HC Deb 11 May 1824 vol 11 cc647-52
Mr. J. Smith

rose to present a petition which would be found to be of considerable importance. The petitioner was a poor man of the name of James M'Cusker, and he stated, that on the 15th of December, 1823, his cabin had been surrounded by forty or fifty persons, armed with guns, & c. five of whom burst into his dwelling, stabbed him in various parts of his body, broke his arm, cruelly ill-treated his wife and children, wounded his two brothers that came to his assistance, and finally set fire to his cottage. For some days, in consequence of the personal injuries he and his brothers received, he had been unable to apply to a magistrate, but afterwards went before lord Belmore who said that he could not properly interfere, as recourse ought to be had to some justice of the peace in the more immediate neighbourhood. The petitioner accordingly went before other magistrates, and preferring his complaint, a number of persons were apprehended. It was one part of the complaint, that though the offence charged against the prisoners was felony, they had been admitted to bail—a proceeding directly contrary to law. They were subsequently tried at Enniskillen, and were all acquitted. A very few days afterwards, three of the prisoners, armed with a writ of distringas from the Seneschal of Enniskillen, claimed of the petitioner the payment of costs to which they had been put by the trial, and by virtue of the warrant they seized a cow. Such a course of proceeding might be law in Ireland, but most assuredly it was neither law nor common sense in England. The petitioner was subsequently accused of a riot and assault stated to have been committed by him after the apprehension of the parties whom he accused. He was tried at Omagh, in the county of Tyrone, for this supposed offence, was found guilty, and sentenced to six months imprisonment. With regard to the prayer, although the hon. member could not concur in the whole of it, he felt bound, nevertheless, to present the petition: it was this, that the House would call upon the judge who presided at the trial of the parties whom the petitioner accused, to produce the notes he took upon that occasion; to inquire into the conduct of the magistrates who had admitted the prisoners to bail, and into the proceedings on the trial of the petitioner for a riot and assault. It appeared that the persons apprehended, boasted that they were "Clabbey Peelers." What was meant by those terms he could not clearly understand. Ireland was torn by political and religious animosities, but he had observed that those parts of the island where the population was entirely Catholic, were the most decent, tranquil, and well conducted. He did not present the petition in the hope that relief could be given, but he was anxious to hear what course the government had pursued in relation to this case.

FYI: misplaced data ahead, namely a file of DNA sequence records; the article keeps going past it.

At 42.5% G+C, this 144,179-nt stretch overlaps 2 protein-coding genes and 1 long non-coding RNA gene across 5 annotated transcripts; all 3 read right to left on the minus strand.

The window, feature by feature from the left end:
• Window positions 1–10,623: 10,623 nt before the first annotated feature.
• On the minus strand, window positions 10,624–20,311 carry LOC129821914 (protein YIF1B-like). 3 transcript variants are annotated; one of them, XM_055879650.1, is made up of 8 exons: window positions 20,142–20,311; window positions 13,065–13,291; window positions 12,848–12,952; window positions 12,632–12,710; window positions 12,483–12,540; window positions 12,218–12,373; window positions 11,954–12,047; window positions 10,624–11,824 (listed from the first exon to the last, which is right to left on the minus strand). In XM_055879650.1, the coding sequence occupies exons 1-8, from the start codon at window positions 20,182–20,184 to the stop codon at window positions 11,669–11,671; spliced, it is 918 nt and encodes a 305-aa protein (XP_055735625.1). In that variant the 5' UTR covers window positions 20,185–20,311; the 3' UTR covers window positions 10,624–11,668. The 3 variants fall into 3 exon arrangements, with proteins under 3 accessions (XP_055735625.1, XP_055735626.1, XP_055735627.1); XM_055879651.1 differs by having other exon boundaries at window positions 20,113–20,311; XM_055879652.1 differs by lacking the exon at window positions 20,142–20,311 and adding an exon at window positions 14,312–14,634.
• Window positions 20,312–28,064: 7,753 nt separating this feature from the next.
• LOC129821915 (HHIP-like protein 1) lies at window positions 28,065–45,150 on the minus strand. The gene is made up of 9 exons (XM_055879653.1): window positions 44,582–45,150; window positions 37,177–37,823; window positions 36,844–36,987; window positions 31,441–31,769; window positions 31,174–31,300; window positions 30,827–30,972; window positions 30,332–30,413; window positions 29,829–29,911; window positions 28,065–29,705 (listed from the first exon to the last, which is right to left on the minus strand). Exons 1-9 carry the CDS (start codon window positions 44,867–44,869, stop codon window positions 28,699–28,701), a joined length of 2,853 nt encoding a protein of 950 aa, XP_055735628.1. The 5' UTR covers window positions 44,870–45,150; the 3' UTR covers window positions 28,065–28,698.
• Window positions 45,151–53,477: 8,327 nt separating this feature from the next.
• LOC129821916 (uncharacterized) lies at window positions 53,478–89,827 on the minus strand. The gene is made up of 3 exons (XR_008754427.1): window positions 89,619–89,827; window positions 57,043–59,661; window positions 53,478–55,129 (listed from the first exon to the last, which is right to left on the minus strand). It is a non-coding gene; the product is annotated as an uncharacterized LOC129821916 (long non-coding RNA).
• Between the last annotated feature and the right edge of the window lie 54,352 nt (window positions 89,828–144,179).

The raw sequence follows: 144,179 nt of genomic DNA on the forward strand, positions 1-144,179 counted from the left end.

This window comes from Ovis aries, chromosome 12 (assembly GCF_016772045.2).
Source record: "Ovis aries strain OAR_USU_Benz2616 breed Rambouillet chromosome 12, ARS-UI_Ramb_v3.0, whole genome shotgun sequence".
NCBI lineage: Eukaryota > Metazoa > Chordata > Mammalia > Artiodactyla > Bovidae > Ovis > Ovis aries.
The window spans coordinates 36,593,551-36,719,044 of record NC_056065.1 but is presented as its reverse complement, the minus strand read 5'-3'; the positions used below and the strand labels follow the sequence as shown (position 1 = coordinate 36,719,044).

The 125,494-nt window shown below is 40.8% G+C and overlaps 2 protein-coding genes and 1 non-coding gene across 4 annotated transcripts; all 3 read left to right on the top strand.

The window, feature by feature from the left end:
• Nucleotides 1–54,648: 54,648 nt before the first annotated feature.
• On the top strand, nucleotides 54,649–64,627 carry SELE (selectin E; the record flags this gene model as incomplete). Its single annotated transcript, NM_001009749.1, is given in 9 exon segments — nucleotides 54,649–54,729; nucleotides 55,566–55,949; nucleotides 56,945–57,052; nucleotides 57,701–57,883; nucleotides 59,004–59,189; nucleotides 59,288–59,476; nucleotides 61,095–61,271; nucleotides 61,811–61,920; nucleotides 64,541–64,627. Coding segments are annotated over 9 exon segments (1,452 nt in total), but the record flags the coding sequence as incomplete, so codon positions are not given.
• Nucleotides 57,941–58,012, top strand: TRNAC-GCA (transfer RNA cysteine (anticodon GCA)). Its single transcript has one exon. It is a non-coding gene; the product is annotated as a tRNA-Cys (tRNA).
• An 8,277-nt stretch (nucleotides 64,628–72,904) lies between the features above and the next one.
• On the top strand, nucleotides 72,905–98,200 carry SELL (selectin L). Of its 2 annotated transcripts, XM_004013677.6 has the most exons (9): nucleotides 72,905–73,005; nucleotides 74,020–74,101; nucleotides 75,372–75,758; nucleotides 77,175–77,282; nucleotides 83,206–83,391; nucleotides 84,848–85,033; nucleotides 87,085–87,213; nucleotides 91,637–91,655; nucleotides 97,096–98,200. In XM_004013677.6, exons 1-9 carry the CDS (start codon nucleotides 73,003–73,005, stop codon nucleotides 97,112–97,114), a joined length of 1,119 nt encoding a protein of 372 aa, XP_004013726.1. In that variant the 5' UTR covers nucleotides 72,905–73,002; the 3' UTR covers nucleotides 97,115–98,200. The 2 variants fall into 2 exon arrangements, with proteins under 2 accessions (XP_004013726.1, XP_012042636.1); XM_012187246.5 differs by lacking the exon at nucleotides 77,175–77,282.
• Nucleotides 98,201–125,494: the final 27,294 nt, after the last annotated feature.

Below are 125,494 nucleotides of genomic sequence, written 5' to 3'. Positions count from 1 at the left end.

General Archdall

vindicated the juries of the county of Fermanagh; and maintained that they were as conscientious a body as could be found in any part of the kingdom. As to the attack upon the cottage of the petitioner, it did not appear that it was made by the Orange or Protestant party; for the Orange and the Protestant party in Ireland were the same thing.

Lord Milton

lamented that the gallant general had thrown an imputation upon the great body of the Protestants of Ireland, of whom he (lord M.) was one; for he had been born in that country. The imputation was, that all Protestants were Orangemen; which was, in other words, to say, that they were all members of associations which it had been declared necessary to put down. Such associations were almost of a seditious nature; since they were calculated to promote dissention throughout the country.

Mr. Goulburn

said, he did not pretend to be cognizant of all the steps adopted in the case. He recollected that, on the eve of his departure from Dublin, he had received a statement of the case of M'Cusker. Directions were given to the Crown solicitor to inquire into the particulars of the transaction, and to bring the offenders to justice. There his (Mr. G's) knowledge ended. He had never heard of the trial, and did not know of its result, excepting from the statement of the petitioner.

Mr. Plunkett

remembered the case of M'Cusker, who had sustained a very gross outrage. When the facts were laid before him, he had directed that inquiries should be made into the whole affair. The Crown solicitor had been of opinion, that the parties ought to be prosecuted, and the defence before the magistrate was, in truth, rather an aggravation of the original crime. On the trial, the prisoners had proved alibis, and were acquitted. As to the subsequent distress for costs, that part of the transaction seemed almost impossible; and he could not help thinking that the hon. member had been misinformed respecting it. The gentleman complained of was not a county magistrate, but a justice of peace by virtue of his office; he was provost of Enniskillen, not removeable by the lord chancellor, but upon application to the court of King's-bench, on its being shewn that he was unfit for his situation. Although he (Mr. P.) had thought his conduct highly censurable, he had not believed that he acted wilfully and maliciously, and had therefore refrained from making any motion in the court of King's-bench to remove him.

Mr. J. Smith